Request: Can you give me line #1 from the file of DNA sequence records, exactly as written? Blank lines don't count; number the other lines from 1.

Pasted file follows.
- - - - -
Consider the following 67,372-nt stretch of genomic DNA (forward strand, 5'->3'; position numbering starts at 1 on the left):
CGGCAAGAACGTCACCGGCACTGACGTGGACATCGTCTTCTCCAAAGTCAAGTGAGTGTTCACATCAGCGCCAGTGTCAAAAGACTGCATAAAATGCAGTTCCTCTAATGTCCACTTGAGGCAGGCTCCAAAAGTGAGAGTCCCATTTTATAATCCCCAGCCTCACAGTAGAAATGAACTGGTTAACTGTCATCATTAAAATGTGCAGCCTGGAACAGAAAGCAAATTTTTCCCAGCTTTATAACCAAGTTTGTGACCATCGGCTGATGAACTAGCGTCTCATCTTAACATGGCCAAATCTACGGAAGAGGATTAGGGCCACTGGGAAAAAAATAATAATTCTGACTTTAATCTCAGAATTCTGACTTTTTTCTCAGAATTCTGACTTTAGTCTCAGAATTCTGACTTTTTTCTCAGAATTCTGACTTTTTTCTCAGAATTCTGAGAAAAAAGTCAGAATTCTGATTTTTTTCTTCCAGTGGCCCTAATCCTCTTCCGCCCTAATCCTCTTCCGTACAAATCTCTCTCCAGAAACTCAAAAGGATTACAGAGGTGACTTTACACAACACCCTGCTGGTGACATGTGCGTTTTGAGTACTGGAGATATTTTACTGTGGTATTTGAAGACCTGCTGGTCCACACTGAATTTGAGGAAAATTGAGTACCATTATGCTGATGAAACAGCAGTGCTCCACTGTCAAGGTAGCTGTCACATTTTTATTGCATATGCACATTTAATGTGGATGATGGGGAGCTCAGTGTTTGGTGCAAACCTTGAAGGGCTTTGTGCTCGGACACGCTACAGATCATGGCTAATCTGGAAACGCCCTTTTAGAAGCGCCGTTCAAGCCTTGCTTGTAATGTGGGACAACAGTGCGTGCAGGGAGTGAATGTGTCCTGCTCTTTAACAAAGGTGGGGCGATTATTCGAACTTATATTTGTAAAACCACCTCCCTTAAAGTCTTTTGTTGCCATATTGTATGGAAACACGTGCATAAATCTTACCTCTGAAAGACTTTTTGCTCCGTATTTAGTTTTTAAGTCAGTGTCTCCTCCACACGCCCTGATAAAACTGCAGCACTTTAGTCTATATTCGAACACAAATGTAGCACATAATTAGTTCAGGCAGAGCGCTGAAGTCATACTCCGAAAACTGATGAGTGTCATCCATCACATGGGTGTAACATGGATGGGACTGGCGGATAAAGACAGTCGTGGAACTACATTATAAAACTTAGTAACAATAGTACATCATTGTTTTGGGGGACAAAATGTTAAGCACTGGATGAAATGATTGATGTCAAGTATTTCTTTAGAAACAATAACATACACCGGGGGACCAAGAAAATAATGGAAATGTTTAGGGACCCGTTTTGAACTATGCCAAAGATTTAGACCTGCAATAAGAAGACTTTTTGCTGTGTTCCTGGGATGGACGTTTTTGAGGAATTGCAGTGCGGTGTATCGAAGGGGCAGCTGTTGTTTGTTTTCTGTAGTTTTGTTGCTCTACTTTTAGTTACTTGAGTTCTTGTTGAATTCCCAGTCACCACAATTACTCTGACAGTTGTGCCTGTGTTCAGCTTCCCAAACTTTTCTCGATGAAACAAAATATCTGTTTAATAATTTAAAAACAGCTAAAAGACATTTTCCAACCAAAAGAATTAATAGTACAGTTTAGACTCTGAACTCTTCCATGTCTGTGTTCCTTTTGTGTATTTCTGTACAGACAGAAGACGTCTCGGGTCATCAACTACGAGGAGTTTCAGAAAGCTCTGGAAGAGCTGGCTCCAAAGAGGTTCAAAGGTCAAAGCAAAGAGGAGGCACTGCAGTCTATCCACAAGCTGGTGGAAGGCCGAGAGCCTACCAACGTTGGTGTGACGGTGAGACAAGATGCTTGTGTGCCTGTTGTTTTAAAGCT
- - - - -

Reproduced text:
Consider the following 67,372-nt stretch of genomic DNA (forward strand, 5'->3'; position numbering starts at 1 on the left):